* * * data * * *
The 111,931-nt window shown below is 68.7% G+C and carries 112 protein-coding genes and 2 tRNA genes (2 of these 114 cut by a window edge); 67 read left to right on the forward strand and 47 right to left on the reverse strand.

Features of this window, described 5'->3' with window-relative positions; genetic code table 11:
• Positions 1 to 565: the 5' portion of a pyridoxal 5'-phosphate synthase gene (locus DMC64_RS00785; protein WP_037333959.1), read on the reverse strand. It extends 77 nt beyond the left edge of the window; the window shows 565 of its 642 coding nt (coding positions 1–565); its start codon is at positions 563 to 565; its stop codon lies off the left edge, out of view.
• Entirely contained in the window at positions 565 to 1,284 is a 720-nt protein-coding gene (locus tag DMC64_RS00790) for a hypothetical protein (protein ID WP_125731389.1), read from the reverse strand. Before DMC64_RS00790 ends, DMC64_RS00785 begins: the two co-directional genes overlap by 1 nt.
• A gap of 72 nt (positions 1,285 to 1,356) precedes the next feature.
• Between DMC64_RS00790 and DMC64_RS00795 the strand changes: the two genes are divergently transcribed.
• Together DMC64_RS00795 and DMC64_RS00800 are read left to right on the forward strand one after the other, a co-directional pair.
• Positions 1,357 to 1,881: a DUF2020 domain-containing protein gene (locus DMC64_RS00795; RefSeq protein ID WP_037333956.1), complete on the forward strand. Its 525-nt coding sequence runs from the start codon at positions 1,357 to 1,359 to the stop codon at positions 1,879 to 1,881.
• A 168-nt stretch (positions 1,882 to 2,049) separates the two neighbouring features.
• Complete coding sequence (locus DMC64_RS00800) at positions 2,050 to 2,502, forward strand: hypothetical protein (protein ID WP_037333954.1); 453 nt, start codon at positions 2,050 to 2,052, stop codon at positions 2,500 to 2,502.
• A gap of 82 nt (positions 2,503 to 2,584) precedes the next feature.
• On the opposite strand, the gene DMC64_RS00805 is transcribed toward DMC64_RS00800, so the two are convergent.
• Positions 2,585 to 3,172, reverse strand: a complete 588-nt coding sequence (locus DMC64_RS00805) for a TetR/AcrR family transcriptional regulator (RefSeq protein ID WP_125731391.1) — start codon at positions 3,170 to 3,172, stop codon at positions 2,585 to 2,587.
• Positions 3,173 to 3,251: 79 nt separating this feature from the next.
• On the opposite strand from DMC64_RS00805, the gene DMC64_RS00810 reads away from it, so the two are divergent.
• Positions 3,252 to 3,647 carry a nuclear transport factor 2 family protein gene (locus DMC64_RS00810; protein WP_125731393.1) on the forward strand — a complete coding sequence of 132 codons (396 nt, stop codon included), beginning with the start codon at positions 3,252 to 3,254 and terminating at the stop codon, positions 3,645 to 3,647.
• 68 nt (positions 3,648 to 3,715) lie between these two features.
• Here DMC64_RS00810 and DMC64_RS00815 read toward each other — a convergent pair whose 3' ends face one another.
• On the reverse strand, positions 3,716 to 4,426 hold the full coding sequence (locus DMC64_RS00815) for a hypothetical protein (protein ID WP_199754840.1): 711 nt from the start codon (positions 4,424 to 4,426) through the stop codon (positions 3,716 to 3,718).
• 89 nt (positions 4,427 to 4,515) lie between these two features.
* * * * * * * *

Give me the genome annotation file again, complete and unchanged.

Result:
The 111,931-nt window shown below is 68.7% G+C and carries 112 protein-coding genes and 2 tRNA genes (2 of these 114 cut by a window edge); 67 read left to right on the forward strand and 47 right to left on the reverse strand.

Features of this window, described 5'->3' with window-relative positions; genetic code table 11:
• Positions 1 to 565: the 5' portion of a pyridoxal 5'-phosphate synthase gene (locus DMC64_RS00785; protein WP_037333959.1), read on the reverse strand. It extends 77 nt beyond the left edge of the window; the window shows 565 of its 642 coding nt (coding positions 1–565); its start codon is at positions 563 to 565; its stop codon lies off the left edge, out of view.
• Entirely contained in the window at positions 565 to 1,284 is a 720-nt protein-coding gene (locus tag DMC64_RS00790) for a hypothetical protein (protein ID WP_125731389.1), read from the reverse strand. Before DMC64_RS00790 ends, DMC64_RS00785 begins: the two co-directional genes overlap by 1 nt.
• A gap of 72 nt (positions 1,285 to 1,356) precedes the next feature.
• Between DMC64_RS00790 and DMC64_RS00795 the strand changes: the two genes are divergently transcribed.
• Together DMC64_RS00795 and DMC64_RS00800 are read left to right on the forward strand one after the other, a co-directional pair.
• Positions 1,357 to 1,881: a DUF2020 domain-containing protein gene (locus DMC64_RS00795; RefSeq protein ID WP_037333956.1), complete on the forward strand. Its 525-nt coding sequence runs from the start codon at positions 1,357 to 1,359 to the stop codon at positions 1,879 to 1,881.
• A 168-nt stretch (positions 1,882 to 2,049) separates the two neighbouring features.
• Complete coding sequence (locus DMC64_RS00800) at positions 2,050 to 2,502, forward strand: hypothetical protein (protein ID WP_037333954.1); 453 nt, start codon at positions 2,050 to 2,052, stop codon at positions 2,500 to 2,502.
• A gap of 82 nt (positions 2,503 to 2,584) precedes the next feature.
• On the opposite strand, the gene DMC64_RS00805 is transcribed toward DMC64_RS00800, so the two are convergent.
• Positions 2,585 to 3,172, reverse strand: a complete 588-nt coding sequence (locus DMC64_RS00805) for a TetR/AcrR family transcriptional regulator (RefSeq protein ID WP_125731391.1) — start codon at positions 3,170 to 3,172, stop codon at positions 2,585 to 2,587.
• Positions 3,173 to 3,251: 79 nt separating this feature from the next.
• On the opposite strand from DMC64_RS00805, the gene DMC64_RS00810 reads away from it, so the two are divergent.
• Positions 3,252 to 3,647 carry a nuclear transport factor 2 family protein gene (locus DMC64_RS00810; protein WP_125731393.1) on the forward strand — a complete coding sequence of 132 codons (396 nt, stop codon included), beginning with the start codon at positions 3,252 to 3,254 and terminating at the stop codon, positions 3,645 to 3,647.
• 68 nt (positions 3,648 to 3,715) lie between these two features.
• Here DMC64_RS00810 and DMC64_RS00815 read toward each other — a convergent pair whose 3' ends face one another.
• On the reverse strand, positions 3,716 to 4,426 hold the full coding sequence (locus DMC64_RS00815) for a hypothetical protein (protein ID WP_199754840.1): 711 nt from the start codon (positions 4,424 to 4,426) through the stop codon (positions 3,716 to 3,718).
• 89 nt (positions 4,427 to 4,515) lie between these two features.